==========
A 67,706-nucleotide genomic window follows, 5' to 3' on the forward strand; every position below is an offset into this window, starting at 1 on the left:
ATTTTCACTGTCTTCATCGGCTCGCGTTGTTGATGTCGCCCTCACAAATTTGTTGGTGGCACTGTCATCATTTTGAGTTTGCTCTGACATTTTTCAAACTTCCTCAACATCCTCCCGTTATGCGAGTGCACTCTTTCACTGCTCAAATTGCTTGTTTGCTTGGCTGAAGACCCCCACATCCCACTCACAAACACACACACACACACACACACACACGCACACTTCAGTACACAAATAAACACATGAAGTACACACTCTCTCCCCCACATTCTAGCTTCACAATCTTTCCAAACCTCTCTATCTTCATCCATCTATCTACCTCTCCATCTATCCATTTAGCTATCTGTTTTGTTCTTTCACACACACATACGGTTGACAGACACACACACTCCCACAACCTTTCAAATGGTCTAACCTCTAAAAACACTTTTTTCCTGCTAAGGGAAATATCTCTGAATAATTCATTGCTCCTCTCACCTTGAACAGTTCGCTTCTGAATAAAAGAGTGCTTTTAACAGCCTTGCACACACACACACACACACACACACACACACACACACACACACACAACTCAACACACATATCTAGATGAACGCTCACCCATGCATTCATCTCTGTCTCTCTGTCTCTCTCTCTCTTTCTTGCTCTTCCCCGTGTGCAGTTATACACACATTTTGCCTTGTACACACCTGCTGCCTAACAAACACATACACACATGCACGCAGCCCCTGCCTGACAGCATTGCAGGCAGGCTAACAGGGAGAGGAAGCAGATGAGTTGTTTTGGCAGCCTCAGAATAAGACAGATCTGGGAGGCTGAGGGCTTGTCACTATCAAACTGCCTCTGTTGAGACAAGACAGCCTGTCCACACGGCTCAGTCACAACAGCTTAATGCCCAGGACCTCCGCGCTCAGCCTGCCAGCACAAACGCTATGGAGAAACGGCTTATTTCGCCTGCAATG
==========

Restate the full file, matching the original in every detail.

A 67,706-nucleotide genomic window follows, 5' to 3' on the forward strand; every position below is an offset into this window, starting at 1 on the left:
ATTTTCACTGTCTTCATCGGCTCGCGTTGTTGATGTCGCCCTCACAAATTTGTTGGTGGCACTGTCATCATTTTGAGTTTGCTCTGACATTTTTCAAACTTCCTCAACATCCTCCCGTTATGCGAGTGCACTCTTTCACTGCTCAAATTGCTTGTTTGCTTGGCTGAAGACCCCCACATCCCACTCACAAACACACACACACACACACACACACACGCACACTTCAGTACACAAATAAACACATGAAGTACACACTCTCTCCCCCACATTCTAGCTTCACAATCTTTCCAAACCTCTCTATCTTCATCCATCTATCTACCTCTCCATCTATCCATTTAGCTATCTGTTTTGTTCTTTCACACACACATACGGTTGACAGACACACACACTCCCACAACCTTTCAAATGGTCTAACCTCTAAAAACACTTTTTTCCTGCTAAGGGAAATATCTCTGAATAATTCATTGCTCCTCTCACCTTGAACAGTTCGCTTCTGAATAAAAGAGTGCTTTTAACAGCCTTGCACACACACACACACACACACACACACACACACACACACACACACAACTCAACACACATATCTAGATGAACGCTCACCCATGCATTCATCTCTGTCTCTCTGTCTCTCTCTCTCTTTCTTGCTCTTCCCCGTGTGCAGTTATACACACATTTTGCCTTGTACACACCTGCTGCCTAACAAACACATACACACATGCACGCAGCCCCTGCCTGACAGCATTGCAGGCAGGCTAACAGGGAGAGGAAGCAGATGAGTTGTTTTGGCAGCCTCAGAATAAGACAGATCTGGGAGGCTGAGGGCTTGTCACTATCAAACTGCCTCTGTTGAGACAAGACAGCCTGTCCACACGGCTCAGTCACAACAGCTTAATGCCCAGGACCTCCGCGCTCAGCCTGCCAGCACAAACGCTATGGAGAAACGGCTTATTTCGCCTGCAATG